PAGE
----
Mr. Semmens is an economist for the Arizona Department of Transportation and is studying for an advanced degree in business administration at Arizona State University.
A “managerial revolution is now underway, a silent bureaucratic revolution, in the course of which much . . . of the decision-making in the American corporation is shifting . . . from the professional management selected by the corporation itself to the vast cadre of government regulators who are influencing and often controlling the key managerial decisions of the typical business firm.”1
The State’s invasion of managerial prerogatives has occurred on virtually every conceivable front. The government has not shied away from deciding what shall be produced (i.e., tobacco shall be produced, even subsidized, but cigarette commercials shall not), how it shall be produced (i.e., electricity shall be generated by burning coal, though a few years ago power companies were induced to switch from coal to oil for environmental reasons), who shall produce it (i.e., between firms via monopoly franchise grants and within firms via affirmative action programs), where it shall be produced (i.e., by granting offshore leases in the Gulf of Mexico, but not off the Atlantic Coast), and even why a product shall be produced (i.e., air bags for automobiles shall be produced for passenger safety regardless of whether the consumers want them or not).
This invasion has not come as the result of one massive onslaught. Rather, it resembles more a war of attrition in which business has been gradually surrounded, its perimeter growing smaller by degrees. Perhaps if the government lunge into capitalist territory had been concentrated and overt, the business community could have devised a better defense. Instead, like the frog that never jumps from water brought slowly to a boil, business management has been unable to decide at what point the destruction of managerial options will be fatal to the business enterprise.
The power of the federal government to regulate business derives from the U.S. Constitution.2 This provision allows the U.S. Congress to regulate commerce between the states as well as between the United States and foreign entities. The scope of this interstate commerce authority is broad enough to cover virtually any economic activity. In a famous case in 1942, Wickard versus Filburn,3 the distinctions between commerce and manufacture or agriculture and between intra- and interstate were dissolved when the Supreme Court determined that any goods or services which might be in competition with goods and services actually crossing state lines, were subject to federal regulation.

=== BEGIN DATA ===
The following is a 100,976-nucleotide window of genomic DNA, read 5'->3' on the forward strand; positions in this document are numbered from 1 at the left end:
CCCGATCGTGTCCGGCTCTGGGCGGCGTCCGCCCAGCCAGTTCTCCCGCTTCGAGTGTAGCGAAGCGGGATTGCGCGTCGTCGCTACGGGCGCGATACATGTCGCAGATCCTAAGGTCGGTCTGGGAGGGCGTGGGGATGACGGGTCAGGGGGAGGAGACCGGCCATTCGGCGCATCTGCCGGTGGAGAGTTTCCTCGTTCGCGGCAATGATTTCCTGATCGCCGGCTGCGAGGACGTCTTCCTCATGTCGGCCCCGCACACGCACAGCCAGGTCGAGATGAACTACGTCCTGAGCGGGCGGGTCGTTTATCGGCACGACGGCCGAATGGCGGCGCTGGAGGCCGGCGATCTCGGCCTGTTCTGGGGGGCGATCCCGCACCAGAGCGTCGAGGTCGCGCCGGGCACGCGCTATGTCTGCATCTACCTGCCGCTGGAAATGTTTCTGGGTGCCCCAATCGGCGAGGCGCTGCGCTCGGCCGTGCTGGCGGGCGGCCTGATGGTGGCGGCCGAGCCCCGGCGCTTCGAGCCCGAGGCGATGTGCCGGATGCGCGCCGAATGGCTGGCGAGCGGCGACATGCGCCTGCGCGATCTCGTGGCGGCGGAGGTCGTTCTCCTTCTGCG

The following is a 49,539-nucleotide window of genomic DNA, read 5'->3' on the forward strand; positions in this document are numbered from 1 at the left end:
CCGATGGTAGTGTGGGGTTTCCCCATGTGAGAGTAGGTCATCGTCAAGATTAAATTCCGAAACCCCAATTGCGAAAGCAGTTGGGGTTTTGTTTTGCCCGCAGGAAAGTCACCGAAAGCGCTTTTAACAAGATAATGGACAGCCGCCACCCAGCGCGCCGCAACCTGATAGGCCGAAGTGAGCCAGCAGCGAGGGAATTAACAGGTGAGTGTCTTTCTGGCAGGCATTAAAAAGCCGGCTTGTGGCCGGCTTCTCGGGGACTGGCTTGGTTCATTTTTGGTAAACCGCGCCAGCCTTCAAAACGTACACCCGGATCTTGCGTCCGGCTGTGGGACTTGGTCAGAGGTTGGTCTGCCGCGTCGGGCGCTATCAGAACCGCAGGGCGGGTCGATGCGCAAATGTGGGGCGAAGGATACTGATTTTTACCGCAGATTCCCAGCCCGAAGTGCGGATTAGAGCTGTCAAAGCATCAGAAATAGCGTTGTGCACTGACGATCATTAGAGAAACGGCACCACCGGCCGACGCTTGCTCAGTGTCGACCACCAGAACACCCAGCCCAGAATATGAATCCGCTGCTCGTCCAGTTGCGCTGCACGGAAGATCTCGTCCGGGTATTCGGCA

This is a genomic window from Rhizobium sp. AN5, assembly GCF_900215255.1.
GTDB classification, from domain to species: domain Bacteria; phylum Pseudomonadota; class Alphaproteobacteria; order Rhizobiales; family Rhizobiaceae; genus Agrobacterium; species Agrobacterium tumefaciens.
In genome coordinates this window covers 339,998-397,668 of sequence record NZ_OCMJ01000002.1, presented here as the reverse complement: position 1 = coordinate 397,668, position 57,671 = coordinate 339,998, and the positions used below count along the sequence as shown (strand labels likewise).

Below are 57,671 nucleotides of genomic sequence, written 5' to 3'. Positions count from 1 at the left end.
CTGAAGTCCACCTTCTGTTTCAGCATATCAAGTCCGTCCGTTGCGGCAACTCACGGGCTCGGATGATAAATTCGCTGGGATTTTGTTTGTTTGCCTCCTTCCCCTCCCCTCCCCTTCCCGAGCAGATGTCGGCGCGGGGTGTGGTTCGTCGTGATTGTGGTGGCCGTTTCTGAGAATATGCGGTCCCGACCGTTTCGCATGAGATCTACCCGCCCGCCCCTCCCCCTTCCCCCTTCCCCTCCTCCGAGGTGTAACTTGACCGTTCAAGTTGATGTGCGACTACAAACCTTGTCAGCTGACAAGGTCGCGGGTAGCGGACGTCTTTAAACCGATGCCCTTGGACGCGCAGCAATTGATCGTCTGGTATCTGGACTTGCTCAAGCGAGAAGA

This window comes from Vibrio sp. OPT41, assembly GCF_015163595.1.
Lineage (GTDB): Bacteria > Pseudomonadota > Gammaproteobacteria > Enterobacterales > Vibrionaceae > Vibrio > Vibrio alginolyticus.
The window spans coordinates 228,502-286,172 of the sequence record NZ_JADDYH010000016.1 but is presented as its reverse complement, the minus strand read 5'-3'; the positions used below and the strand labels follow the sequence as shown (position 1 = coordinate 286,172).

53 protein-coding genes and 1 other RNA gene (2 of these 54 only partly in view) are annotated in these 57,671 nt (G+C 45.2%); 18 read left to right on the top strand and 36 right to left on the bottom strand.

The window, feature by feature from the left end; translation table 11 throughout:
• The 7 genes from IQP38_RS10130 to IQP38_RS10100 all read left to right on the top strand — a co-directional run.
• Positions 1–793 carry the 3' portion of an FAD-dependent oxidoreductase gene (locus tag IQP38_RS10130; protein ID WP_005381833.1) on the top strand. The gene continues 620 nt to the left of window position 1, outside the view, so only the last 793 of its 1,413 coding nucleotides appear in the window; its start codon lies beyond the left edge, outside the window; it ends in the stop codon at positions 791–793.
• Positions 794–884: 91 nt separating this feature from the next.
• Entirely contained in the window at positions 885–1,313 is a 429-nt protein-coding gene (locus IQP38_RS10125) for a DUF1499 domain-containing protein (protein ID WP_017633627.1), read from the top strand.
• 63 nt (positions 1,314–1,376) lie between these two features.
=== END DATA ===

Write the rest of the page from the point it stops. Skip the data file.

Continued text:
These powers of regulation are exercised primarily by executive agencies which in many cases have taken on a life of their own. Congress’s authority to delegate such broad powers was upheld by Supreme Court decisions in 1939.4 (It may be a matter of significance that these key court decisions were rendered in agricultural disputes. Corporate business showed little resistance to the increasing role of government in economic matters.) This delegated authority is typically a carte blanche grant of power to do all things necessary to insure that the regulated environment is “just and reasonable.”5 In case any loopholes are left in the federal regulatory net, most states have established supplemental regulatory agencies of their own. In Arizona, for example, the State Corporation Commission is empowered to “do all things . . . necessary and convenient” in exercise of its regulatory mandate.6
Theoretically, the expanding power of government regulations ought to be making the tasks of business managers easier. The consolidation of decision-making power within government agencies capable of perceiving the broader requirements of the national interest has, indeed, been one of the selling points of the regulatory philosophy. Following the grand plan of the central government ought to be a simple matter for business managers.
Such, however, is not the case. Regulatory guidelines have been unclear. The “just and reasonable” dictum has proven so elusive that the courts in reviewing regulatory actions have dispensed with the necessity to define the phrase’, that the determination of what is “just and reasonable” is completely at the discretion of the regulatory agency,8 and that the “burden of proof” is a matter for the regulators to decide on a case-by-case basis.9